her watch as she ran. It was a few minutes after one in the afternoon, several hours before sundown. She and Grandpa Beck had gotten an early start this morning. Hopefully their early start would bode well for any survivors of the crash. Search and rescue would have a more difficult time finding them in the dark. Plus, this being autumn in the mountains, nights could get very cold.
Leaning into her sprint, she ran on, praying all the while that when she reached the site she would find someone alive.
* * *
Jake groaned as he came to. For a moment, his vision was blurry. When his eyes did finally focus, everything still appeared screwy to him. Then he realized he was upside down. He was afraid to move in case something was broken. So he stayed still and took a mental inventory of his body. Where did it hurt? Pretty much everywhere was his answer. “John?”
His voice was barely a whisper. “John!” No reply.
“John, if you can hear me, please say something!”
No sounds issued from John Monahan. Jake sighed in despair.
His vision clearer now, he looked around. Shattered glass, pine needles, broken branches and wrapped bundles of drugs littered the floor. No, not the floor, he remembered. It was the ceiling of the plane, because they were upside down.
He took a couple of deep breaths. He couldn’t stay here like this. What if no one had seen them go down? Some parts of these mountains were very isolated. There was a possibility that the only way he was getting out of this predicament was by his own efforts.
First he had to figure out which, if any, parts of him were injured. So he started by wiggling his fingers and toes. All moved normally. Then he tried moving his arms and legs. Once again, they seemed in good shape. Next he turned his head. That was when he saw poor John slumped to the side with a tree branch stuck in his chest. Jake viciously cursed the fates. It wasn’t fair. The guy was trying to turn his life around. Now he was dead for doing the right thing.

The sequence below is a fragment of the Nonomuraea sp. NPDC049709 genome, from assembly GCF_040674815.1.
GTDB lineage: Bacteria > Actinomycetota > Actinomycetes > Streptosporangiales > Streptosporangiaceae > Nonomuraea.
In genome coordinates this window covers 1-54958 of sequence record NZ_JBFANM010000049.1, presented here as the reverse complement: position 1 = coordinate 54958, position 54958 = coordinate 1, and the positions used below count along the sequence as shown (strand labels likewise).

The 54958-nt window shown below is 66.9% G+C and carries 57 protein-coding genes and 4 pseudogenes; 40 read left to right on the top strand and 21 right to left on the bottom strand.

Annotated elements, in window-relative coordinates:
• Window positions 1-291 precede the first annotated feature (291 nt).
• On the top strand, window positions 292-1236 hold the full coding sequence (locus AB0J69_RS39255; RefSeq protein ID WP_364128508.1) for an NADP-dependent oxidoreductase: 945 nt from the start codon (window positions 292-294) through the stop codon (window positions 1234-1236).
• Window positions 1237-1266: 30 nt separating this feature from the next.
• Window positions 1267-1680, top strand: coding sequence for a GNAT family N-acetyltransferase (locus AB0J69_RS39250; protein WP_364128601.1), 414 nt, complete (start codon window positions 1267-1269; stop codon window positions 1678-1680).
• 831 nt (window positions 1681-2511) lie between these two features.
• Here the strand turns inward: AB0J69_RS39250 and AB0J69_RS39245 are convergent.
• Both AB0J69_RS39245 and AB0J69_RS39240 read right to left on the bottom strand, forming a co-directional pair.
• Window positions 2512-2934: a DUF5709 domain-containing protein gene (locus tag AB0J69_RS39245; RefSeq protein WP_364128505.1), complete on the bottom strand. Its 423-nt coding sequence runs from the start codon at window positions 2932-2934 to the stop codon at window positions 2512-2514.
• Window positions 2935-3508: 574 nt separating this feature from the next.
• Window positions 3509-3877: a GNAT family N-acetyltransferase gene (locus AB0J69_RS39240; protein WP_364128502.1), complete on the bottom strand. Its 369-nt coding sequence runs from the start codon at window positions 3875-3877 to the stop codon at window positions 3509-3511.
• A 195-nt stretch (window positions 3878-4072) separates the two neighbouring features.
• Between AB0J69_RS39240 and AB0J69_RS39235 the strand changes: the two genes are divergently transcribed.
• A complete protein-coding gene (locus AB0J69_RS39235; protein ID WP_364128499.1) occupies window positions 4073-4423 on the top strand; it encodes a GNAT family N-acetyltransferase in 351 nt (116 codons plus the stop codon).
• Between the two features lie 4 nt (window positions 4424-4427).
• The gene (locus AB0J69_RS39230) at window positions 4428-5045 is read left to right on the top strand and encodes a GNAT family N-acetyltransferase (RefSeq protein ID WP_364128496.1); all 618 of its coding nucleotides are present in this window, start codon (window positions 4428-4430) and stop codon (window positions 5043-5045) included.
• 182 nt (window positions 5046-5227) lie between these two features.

Jake vowed that Charlie Betts would pay for this.
With new resolve, he reached over to unfasten his seat belt, realizing that as soon as he did so, he would fall to the roof of the plane. He anticipated a lot of pain when he did so, but he had no alternative.
Just as he was about to click the release button, he heard a noise. It sounded like someone was trying to force the door open. Then he could have sworn he heard a muffled voice on the other side of the door.
* * *
Mina pulled hard on the door. It seemed to be jammed. She braced one foot on the side of the plane and put her back into it. The door popped open suddenly, throwing her off balance and onto her backside. She got up and pulled the door all the way open and peered inside. “Hello, can anyone hear me?”
“Yeah, thank God, I can hear you!”
Mina gingerly stepped inside. The ceiling of the plane was covered in padded leather the same neutral tone as the interior’s six seats. She stepped around bundles of something that appeared to have been put in opaque garbage bags and then wrapped with duct tape for added security. Glass and pine needles and various-sized tree branches crunched underfoot.
“Are you alone?” she asked the man who had answered her.
“No, the pilot’s here beside me,” he said. “Please check him. He hasn’t said anything since I regained consciousness.”
“Okay, I’m getting closer,” Mina told him. Momentarily she was right beside him. As he’d asked, she checked the pilot first. She was horrified by the sight of the tree branch sticking out of his chest, but that didn’t stop her from feeling for a pulse. She’d seen worse-looking injuries in Afghanistan, and some of those soldiers had actually survived them. So she was thorough about checking for signs of life.